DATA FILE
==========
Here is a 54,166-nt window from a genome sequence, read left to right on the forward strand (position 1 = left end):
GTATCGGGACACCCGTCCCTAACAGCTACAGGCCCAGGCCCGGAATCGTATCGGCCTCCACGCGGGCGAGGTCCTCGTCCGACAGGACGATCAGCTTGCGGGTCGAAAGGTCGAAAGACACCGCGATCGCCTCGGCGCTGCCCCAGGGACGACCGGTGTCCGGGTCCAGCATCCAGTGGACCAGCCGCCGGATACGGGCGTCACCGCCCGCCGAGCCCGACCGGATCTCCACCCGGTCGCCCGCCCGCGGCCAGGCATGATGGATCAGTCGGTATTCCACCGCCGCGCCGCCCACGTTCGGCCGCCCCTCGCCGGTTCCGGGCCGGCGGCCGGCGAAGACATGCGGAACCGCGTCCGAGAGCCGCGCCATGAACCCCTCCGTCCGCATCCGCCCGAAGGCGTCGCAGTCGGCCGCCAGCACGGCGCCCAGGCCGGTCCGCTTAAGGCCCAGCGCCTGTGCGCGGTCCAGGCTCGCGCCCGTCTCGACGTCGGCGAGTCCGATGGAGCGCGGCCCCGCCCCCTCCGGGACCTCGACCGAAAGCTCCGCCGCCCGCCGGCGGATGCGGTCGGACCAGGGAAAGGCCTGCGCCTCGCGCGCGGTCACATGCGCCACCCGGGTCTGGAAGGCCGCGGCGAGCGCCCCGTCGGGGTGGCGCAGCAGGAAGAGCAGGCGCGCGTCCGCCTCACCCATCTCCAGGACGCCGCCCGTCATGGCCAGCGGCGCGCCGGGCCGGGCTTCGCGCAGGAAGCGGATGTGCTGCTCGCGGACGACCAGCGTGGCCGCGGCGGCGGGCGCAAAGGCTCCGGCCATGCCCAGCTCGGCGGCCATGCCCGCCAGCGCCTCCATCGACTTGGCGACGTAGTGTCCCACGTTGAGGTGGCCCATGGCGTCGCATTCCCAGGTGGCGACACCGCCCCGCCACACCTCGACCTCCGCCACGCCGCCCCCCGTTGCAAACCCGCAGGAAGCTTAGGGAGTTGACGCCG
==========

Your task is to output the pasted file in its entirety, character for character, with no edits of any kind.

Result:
Here is a 54,166-nt window from a genome sequence, read left to right on the forward strand (position 1 = left end):
GTATCGGGACACCCGTCCCTAACAGCTACAGGCCCAGGCCCGGAATCGTATCGGCCTCCACGCGGGCGAGGTCCTCGTCCGACAGGACGATCAGCTTGCGGGTCGAAAGGTCGAAAGACACCGCGATCGCCTCGGCGCTGCCCCAGGGACGACCGGTGTCCGGGTCCAGCATCCAGTGGACCAGCCGCCGGATACGGGCGTCACCGCCCGCCGAGCCCGACCGGATCTCCACCCGGTCGCCCGCCCGCGGCCAGGCATGATGGATCAGTCGGTATTCCACCGCCGCGCCGCCCACGTTCGGCCGCCCCTCGCCGGTTCCGGGCCGGCGGCCGGCGAAGACATGCGGAACCGCGTCCGAGAGCCGCGCCATGAACCCCTCCGTCCGCATCCGCCCGAAGGCGTCGCAGTCGGCCGCCAGCACGGCGCCCAGGCCGGTCCGCTTAAGGCCCAGCGCCTGTGCGCGGTCCAGGCTCGCGCCCGTCTCGACGTCGGCGAGTCCGATGGAGCGCGGCCCCGCCCCCTCCGGGACCTCGACCGAAAGCTCCGCCGCCCGCCGGCGGATGCGGTCGGACCAGGGAAAGGCCTGCGCCTCGCGCGCGGTCACATGCGCCACCCGGGTCTGGAAGGCCGCGGCGAGCGCCCCGTCGGGGTGGCGCAGCAGGAAGAGCAGGCGCGCGTCCGCCTCACCCATCTCCAGGACGCCGCCCGTCATGGCCAGCGGCGCGCCGGGCCGGGCTTCGCGCAGGAAGCGGATGTGCTGCTCGCGGACGACCAGCGTGGCCGCGGCGGCGGGCGCAAAGGCTCCGGCCATGCCCAGCTCGGCGGCCATGCCCGCCAGCGCCTCCATCGACTTGGCGACGTAGTGTCCCACGTTGAGGTGGCCCATGGCGTCGCATTCCCAGGTGGCGACACCGCCCCGCCACACCTCGACCTCCGCCACGCCGCCCCCCGTTGCAAACCCGCAGGAAGCTTAGGGAGTTGACGCCG